Break the Rules (If You Know How)
I have been trying to write a final Food It Yourself Garden 2018 wrap up for weeks. However, it keeps raining and I can’t get pictures of the current state of the garden (s). If it stops raining before it starts snowing I’ll get to that post.
In the mean time, I have been quite busy. Among other commitments, I have jumped into the rotation of Fellowship Hosts at church; I serve coffee and sweets while we chitchat after worship. This Sunday, it is my turn to serve and I decided on the perennial favorite and consummate classic: snickerdoodle cookies. I first thought to call my sister and ask her for our Grammy Ceddia’s recipe. Then I remembered that I do not need a billion cookies. King Arthur Flour has this recipe that claims to make three and a half dozen, which is much more the quantity I need.
Snickerdoodles are a very basic cookie. You sift together flour, baking powder and a little salt. In another bowl, you smash some butter and sugar together (a process the cheffy types call “creaming”) then mix in one egg and some vanilla…but I’m out of vanilla. And it is raining and I don’t want to go back out. DIYet skills to the rescue!
Yes, your home economics teacher may have told you (as mine did) that you can not change baking recipes as the results can be unpredictable and lead to all kinds of terrible results. That is not totally true though. You just have to know how to bend the rules. Although lacking in vanilla, my pantry had a plethora of sweet spices. Brown sugar goes well with sweet spices… here is what I did.
One and one third cup of flour stayed the same. So did the quarter teaspoon salt and teaspoon of baking powder. I added one half teaspoon allspice, one teaspoon of cinnamon and one tablespoon (yes, the big one) of ginger. Yes, those spices count as extra dry ingredients. No, my cookies will not be dry and tough because I know what I am doing.
No change to the half cup (or eight tablespoons, or one stick) of butter, but I used three quarters cup of brown sugar instead of white. The extra moisture in the sugar will help off set the extra volume of dry ingredients from the spices. Like I said, I know what I’m doing.
For the coating, I kept the two tablespoons of white sugar, but used a mix of spices instead of just the snickerdoodle standard cinnamon. I used one half teaspoon allspice, and a teaspoon each cinnamon and ginger. My one cup measure seemed just the right size for the coating. Why dirty up another vessel?
I rolled bits of the dough into balls and tossed each in the spicy, spicy coating. Just in time, the oven hit the prescribed 375˚F. I used a silicone mat on my baking sheet, just in case. If my calculated risk taking does go horribly wrong I will be able to remove the wreckage more easily. King Arthur’s recipe requires 8-10 minutes of baking, Mine might take more, might take less. I turned the oven light on so I could monitor things.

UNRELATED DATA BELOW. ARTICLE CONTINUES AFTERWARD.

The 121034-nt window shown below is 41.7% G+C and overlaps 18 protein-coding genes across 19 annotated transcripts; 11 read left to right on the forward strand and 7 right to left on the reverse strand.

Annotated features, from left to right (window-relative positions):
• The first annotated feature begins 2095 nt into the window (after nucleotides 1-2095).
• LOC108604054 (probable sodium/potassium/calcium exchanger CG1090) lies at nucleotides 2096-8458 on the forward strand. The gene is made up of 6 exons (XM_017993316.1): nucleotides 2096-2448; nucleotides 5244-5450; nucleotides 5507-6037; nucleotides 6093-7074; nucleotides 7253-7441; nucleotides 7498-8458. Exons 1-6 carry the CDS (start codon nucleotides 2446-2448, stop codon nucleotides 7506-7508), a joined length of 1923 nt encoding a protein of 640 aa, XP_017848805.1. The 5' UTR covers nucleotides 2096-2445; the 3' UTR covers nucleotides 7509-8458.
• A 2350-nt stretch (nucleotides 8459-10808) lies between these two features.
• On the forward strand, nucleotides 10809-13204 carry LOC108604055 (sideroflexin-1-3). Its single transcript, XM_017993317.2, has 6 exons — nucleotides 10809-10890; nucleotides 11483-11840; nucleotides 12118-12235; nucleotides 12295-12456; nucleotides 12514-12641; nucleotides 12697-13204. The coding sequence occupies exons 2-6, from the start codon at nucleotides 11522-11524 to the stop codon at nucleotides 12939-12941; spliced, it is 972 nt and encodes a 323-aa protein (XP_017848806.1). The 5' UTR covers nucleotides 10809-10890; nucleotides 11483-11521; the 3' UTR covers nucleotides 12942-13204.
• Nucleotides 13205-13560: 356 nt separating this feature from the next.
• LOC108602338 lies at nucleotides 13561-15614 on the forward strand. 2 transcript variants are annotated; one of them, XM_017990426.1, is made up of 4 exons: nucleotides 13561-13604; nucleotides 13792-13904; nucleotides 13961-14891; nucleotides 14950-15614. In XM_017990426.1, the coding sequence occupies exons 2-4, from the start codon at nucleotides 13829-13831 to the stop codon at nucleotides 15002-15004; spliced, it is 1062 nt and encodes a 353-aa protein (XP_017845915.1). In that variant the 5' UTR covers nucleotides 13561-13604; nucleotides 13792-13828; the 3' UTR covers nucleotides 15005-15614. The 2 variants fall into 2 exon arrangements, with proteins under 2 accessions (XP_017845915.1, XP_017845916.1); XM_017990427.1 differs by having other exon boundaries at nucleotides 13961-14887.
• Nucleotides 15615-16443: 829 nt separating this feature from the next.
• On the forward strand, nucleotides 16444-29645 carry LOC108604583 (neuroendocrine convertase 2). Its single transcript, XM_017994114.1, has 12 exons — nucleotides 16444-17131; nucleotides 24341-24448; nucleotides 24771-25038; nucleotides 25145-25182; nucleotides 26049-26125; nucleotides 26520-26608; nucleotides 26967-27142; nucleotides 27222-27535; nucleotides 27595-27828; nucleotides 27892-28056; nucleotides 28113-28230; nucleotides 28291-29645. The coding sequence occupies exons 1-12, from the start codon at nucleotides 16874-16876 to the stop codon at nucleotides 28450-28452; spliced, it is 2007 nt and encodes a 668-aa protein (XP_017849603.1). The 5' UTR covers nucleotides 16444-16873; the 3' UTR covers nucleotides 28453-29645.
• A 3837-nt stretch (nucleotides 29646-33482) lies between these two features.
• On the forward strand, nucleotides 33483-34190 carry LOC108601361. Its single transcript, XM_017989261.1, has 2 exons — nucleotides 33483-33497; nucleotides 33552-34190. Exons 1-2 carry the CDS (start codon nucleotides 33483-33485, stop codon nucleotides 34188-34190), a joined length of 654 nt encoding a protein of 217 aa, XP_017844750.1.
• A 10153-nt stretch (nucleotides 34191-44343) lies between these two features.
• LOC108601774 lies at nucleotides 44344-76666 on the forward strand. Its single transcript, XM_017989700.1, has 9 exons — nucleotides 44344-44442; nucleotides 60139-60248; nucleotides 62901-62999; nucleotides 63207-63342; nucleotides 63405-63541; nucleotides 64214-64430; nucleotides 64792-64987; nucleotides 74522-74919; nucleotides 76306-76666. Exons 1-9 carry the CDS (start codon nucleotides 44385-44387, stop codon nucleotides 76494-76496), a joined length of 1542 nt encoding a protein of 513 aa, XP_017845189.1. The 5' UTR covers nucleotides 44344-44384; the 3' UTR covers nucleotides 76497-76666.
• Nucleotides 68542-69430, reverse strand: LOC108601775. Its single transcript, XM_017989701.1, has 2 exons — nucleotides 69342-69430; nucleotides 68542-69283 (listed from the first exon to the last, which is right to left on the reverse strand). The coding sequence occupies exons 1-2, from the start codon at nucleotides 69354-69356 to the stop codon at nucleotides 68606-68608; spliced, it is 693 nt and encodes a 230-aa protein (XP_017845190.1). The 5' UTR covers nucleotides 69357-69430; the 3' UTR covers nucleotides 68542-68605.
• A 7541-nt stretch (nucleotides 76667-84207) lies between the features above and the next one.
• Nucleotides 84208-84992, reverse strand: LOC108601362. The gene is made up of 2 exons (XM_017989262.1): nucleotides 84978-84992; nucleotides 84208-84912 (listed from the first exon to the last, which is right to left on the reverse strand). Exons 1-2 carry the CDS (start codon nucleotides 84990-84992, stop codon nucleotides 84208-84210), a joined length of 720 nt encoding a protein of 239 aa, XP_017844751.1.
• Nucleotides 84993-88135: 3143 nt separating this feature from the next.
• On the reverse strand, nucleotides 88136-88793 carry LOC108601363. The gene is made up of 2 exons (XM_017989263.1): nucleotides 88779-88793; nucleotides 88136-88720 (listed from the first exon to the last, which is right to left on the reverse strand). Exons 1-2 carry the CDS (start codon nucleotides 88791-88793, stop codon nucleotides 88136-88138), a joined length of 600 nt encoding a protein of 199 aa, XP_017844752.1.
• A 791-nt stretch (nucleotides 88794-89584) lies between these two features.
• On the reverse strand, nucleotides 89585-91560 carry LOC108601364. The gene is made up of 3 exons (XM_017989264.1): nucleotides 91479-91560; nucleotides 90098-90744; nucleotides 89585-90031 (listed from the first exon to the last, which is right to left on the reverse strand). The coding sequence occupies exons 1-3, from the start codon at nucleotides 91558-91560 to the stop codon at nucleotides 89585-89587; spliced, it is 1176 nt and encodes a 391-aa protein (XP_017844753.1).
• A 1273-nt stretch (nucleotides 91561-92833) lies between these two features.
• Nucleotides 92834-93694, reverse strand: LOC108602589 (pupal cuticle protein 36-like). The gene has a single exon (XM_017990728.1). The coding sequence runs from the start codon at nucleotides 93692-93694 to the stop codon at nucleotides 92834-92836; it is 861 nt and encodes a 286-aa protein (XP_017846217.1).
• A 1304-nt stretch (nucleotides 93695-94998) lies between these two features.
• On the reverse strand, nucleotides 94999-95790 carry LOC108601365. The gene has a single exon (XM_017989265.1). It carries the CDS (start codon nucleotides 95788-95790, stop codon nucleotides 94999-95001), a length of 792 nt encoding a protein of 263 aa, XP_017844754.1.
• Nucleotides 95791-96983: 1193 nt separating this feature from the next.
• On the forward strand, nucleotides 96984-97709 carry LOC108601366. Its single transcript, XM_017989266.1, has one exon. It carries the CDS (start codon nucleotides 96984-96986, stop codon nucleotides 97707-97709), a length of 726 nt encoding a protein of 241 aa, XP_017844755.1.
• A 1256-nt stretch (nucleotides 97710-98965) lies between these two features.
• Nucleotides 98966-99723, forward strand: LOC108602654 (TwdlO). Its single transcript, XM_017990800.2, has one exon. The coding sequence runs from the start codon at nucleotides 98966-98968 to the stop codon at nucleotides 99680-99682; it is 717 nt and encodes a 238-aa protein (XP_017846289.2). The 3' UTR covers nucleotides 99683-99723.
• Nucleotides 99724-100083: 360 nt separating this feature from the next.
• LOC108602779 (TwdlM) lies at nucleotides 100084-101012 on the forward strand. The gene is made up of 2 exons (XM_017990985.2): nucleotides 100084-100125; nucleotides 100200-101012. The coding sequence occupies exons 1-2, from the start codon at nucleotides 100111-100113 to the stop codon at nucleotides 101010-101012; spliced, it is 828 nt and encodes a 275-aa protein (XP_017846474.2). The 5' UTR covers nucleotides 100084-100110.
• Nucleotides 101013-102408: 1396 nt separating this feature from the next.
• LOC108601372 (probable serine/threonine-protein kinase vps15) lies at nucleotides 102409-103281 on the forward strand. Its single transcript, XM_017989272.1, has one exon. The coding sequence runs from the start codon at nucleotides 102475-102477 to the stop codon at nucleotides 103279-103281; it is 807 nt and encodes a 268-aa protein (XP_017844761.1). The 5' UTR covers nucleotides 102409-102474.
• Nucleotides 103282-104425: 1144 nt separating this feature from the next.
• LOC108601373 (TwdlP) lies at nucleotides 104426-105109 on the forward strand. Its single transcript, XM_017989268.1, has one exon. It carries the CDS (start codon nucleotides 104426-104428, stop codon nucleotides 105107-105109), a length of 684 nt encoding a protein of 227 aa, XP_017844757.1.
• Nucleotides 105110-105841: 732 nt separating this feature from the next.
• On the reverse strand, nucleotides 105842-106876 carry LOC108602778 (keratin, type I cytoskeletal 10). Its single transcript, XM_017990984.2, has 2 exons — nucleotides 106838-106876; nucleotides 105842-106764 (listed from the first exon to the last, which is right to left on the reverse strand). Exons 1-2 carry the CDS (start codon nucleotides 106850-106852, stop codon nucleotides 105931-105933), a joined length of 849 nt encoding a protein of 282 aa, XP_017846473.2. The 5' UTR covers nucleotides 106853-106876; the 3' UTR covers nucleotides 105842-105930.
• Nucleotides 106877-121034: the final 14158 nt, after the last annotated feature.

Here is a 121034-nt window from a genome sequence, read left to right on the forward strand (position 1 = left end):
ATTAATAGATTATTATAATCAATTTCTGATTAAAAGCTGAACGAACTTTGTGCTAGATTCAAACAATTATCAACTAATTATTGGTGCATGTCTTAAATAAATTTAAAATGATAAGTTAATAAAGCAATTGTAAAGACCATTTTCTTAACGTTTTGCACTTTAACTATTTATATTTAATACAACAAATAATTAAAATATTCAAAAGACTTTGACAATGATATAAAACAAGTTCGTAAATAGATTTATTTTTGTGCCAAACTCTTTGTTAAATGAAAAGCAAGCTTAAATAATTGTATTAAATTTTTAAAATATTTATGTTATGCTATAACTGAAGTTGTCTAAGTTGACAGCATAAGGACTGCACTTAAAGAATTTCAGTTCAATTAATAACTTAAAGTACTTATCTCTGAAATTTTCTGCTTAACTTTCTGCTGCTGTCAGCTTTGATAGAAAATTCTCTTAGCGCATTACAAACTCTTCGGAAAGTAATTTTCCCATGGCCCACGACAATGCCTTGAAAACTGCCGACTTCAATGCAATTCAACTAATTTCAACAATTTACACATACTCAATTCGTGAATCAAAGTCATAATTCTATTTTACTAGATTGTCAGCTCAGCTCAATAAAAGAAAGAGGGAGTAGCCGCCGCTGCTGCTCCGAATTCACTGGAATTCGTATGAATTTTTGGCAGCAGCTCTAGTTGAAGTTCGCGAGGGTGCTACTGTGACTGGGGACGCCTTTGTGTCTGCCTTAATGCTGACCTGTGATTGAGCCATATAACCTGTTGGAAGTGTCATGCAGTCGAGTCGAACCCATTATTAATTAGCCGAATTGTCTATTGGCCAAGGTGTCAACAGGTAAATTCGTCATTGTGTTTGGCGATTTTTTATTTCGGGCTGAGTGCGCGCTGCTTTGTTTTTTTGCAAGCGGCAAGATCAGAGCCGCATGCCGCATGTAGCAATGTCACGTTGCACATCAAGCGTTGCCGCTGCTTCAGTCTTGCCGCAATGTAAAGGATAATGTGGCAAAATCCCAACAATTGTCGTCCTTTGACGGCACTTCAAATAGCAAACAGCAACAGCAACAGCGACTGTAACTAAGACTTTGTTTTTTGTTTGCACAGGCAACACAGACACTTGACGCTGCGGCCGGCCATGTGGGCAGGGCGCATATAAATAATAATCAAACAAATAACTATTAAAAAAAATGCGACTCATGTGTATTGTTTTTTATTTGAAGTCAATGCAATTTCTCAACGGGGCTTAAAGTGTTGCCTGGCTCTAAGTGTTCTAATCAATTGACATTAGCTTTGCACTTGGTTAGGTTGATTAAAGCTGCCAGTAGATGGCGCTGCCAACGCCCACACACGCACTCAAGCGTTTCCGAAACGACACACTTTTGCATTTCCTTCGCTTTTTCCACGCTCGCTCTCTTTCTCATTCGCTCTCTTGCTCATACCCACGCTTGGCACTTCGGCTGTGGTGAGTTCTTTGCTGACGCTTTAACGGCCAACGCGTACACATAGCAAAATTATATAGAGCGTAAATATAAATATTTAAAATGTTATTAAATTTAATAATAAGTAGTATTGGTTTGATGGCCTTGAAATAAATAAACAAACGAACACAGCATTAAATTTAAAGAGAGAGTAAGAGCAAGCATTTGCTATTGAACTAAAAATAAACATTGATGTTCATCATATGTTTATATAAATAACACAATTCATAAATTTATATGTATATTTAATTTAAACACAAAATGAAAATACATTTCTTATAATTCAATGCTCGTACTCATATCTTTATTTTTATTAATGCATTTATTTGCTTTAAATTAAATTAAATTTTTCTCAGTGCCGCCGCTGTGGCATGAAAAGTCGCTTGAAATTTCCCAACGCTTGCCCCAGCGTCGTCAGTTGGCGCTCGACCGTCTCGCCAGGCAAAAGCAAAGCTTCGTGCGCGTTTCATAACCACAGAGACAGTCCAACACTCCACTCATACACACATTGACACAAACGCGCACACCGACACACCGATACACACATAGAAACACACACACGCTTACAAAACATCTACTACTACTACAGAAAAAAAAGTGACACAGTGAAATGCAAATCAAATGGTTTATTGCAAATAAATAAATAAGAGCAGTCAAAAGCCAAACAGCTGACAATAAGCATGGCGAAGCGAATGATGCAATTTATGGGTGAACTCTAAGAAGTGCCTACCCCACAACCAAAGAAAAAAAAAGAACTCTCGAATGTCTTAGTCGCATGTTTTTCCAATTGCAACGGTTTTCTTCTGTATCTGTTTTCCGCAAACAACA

It took 15 minutes to get cookies that were done but not burned. That is okay. I tried one, and it tasted delicious, to me. We will see what the After Worship crowd thinks. (I will keep you updated, DIYeters.)
UPDATE: these cookies were well received. I will make note of the recipe modifications and replicate them later.
I like my cookies enough to give them their own name. Mr. Food It Yourself suggested Dune cookies, because the spice flows in them. I was thinking I might call them Zappa-doodles, as necessity is the Mother of Invention. (Ask a Baby Boomer if you don’t understand why that is funny.) The main idea I hope you take away is that you can not be afraid to mess up. It is true in cooking and it is true in life in general. Once you can make an educated guess about how recipes will react to changes you should try changing your recipes. Yes, even baking recipes. You might just discover a delicious new dish!
What is the best (or worst!) alteration to a recipe you have ever tried? Share in the comments!
I once ran out of AP flour and so made shortbread with a 50/50 mix of AP and whole wheat, with a bit of brown sugar subbed for some of the white. The result was the best possible hybrid of shortbread and graham cracker, in both flavor and texture.
Do you remember the proportions so you can replicate the results?